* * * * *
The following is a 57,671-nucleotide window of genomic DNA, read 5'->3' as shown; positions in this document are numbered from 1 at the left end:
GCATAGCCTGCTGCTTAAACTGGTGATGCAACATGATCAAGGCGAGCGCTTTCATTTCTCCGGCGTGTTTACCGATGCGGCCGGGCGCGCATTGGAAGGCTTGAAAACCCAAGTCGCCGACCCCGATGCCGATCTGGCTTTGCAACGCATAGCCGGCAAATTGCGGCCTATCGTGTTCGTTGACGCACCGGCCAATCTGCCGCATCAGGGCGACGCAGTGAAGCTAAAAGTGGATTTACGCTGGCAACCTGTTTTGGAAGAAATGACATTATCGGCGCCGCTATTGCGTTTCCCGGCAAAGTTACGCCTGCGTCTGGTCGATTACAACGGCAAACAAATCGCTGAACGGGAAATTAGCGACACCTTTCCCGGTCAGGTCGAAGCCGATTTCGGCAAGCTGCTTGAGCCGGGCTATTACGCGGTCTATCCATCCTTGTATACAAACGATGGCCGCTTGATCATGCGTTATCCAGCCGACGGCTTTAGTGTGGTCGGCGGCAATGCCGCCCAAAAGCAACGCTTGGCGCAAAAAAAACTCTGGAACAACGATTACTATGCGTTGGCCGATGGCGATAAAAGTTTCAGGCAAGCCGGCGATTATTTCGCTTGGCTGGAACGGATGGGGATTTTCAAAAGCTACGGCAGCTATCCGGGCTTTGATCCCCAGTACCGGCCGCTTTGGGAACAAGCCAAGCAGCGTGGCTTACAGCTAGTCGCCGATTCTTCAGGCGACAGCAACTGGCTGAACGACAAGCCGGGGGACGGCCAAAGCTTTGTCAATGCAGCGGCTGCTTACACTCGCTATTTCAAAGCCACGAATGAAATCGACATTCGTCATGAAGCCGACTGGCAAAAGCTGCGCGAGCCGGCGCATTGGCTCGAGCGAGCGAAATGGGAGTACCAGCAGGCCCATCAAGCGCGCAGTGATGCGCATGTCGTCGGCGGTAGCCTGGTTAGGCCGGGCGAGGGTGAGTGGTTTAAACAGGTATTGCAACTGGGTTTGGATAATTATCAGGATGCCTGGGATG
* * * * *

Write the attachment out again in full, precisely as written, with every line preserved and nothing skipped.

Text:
The following is a 57,671-nucleotide window of genomic DNA, read 5'->3' as shown; positions in this document are numbered from 1 at the left end:
GCATAGCCTGCTGCTTAAACTGGTGATGCAACATGATCAAGGCGAGCGCTTTCATTTCTCCGGCGTGTTTACCGATGCGGCCGGGCGCGCATTGGAAGGCTTGAAAACCCAAGTCGCCGACCCCGATGCCGATCTGGCTTTGCAACGCATAGCCGGCAAATTGCGGCCTATCGTGTTCGTTGACGCACCGGCCAATCTGCCGCATCAGGGCGACGCAGTGAAGCTAAAAGTGGATTTACGCTGGCAACCTGTTTTGGAAGAAATGACATTATCGGCGCCGCTATTGCGTTTCCCGGCAAAGTTACGCCTGCGTCTGGTCGATTACAACGGCAAACAAATCGCTGAACGGGAAATTAGCGACACCTTTCCCGGTCAGGTCGAAGCCGATTTCGGCAAGCTGCTTGAGCCGGGCTATTACGCGGTCTATCCATCCTTGTATACAAACGATGGCCGCTTGATCATGCGTTATCCAGCCGACGGCTTTAGTGTGGTCGGCGGCAATGCCGCCCAAAAGCAACGCTTGGCGCAAAAAAAACTCTGGAACAACGATTACTATGCGTTGGCCGATGGCGATAAAAGTTTCAGGCAAGCCGGCGATTATTTCGCTTGGCTGGAACGGATGGGGATTTTCAAAAGCTACGGCAGCTATCCGGGCTTTGATCCCCAGTACCGGCCGCTTTGGGAACAAGCCAAGCAGCGTGGCTTACAGCTAGTCGCCGATTCTTCAGGCGACAGCAACTGGCTGAACGACAAGCCGGGGGACGGCCAAAGCTTTGTCAATGCAGCGGCTGCTTACACTCGCTATTTCAAAGCCACGAATGAAATCGACATTCGTCATGAAGCCGACTGGCAAAAGCTGCGCGAGCCGGCGCATTGGCTCGAGCGAGCGAAATGGGAGTACCAGCAGGCCCATCAAGCGCGCAGTGATGCGCATGTCGTCGGCGGTAGCCTGGTTAGGCCGGGCGAGGGTGAGTGGTTTAAACAGGTATTGCAACTGGGTTTGGATAATTATCAGGATGCCTGGGATG